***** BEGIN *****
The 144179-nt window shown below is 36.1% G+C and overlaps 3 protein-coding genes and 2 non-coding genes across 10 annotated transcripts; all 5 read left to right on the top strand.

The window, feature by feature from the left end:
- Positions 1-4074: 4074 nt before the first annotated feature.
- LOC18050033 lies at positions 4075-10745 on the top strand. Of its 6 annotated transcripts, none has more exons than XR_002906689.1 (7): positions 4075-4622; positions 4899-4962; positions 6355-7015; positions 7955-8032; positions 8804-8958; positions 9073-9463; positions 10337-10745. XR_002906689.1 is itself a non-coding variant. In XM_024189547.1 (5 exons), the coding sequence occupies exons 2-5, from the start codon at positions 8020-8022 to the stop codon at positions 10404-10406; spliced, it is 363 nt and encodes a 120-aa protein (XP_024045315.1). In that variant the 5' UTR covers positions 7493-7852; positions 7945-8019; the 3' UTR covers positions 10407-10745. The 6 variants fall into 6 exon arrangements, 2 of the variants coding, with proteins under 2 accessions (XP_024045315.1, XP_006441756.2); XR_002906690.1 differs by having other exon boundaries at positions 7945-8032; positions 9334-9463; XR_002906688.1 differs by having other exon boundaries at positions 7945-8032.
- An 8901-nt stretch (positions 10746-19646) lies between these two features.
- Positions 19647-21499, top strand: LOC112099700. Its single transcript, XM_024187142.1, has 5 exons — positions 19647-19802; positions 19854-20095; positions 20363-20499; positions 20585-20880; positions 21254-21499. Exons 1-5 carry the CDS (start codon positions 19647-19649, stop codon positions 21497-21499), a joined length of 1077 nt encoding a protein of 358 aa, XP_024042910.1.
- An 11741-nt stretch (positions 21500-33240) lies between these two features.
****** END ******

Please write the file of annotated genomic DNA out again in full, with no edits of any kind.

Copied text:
The 144179-nt window shown below is 36.1% G+C and overlaps 3 protein-coding genes and 2 non-coding genes across 10 annotated transcripts; all 5 read left to right on the top strand.

The window, feature by feature from the left end:
- Positions 1-4074: 4074 nt before the first annotated feature.
- LOC18050033 lies at positions 4075-10745 on the top strand. Of its 6 annotated transcripts, none has more exons than XR_002906689.1 (7): positions 4075-4622; positions 4899-4962; positions 6355-7015; positions 7955-8032; positions 8804-8958; positions 9073-9463; positions 10337-10745. XR_002906689.1 is itself a non-coding variant. In XM_024189547.1 (5 exons), the coding sequence occupies exons 2-5, from the start codon at positions 8020-8022 to the stop codon at positions 10404-10406; spliced, it is 363 nt and encodes a 120-aa protein (XP_024045315.1). In that variant the 5' UTR covers positions 7493-7852; positions 7945-8019; the 3' UTR covers positions 10407-10745. The 6 variants fall into 6 exon arrangements, 2 of the variants coding, with proteins under 2 accessions (XP_024045315.1, XP_006441756.2); XR_002906690.1 differs by having other exon boundaries at positions 7945-8032; positions 9334-9463; XR_002906688.1 differs by having other exon boundaries at positions 7945-8032.
- An 8901-nt stretch (positions 10746-19646) lies between these two features.
- Positions 19647-21499, top strand: LOC112099700. Its single transcript, XM_024187142.1, has 5 exons — positions 19647-19802; positions 19854-20095; positions 20363-20499; positions 20585-20880; positions 21254-21499. Exons 1-5 carry the CDS (start codon positions 19647-19649, stop codon positions 21497-21499), a joined length of 1077 nt encoding a protein of 358 aa, XP_024042910.1.
- An 11741-nt stretch (positions 21500-33240) lies between these two features.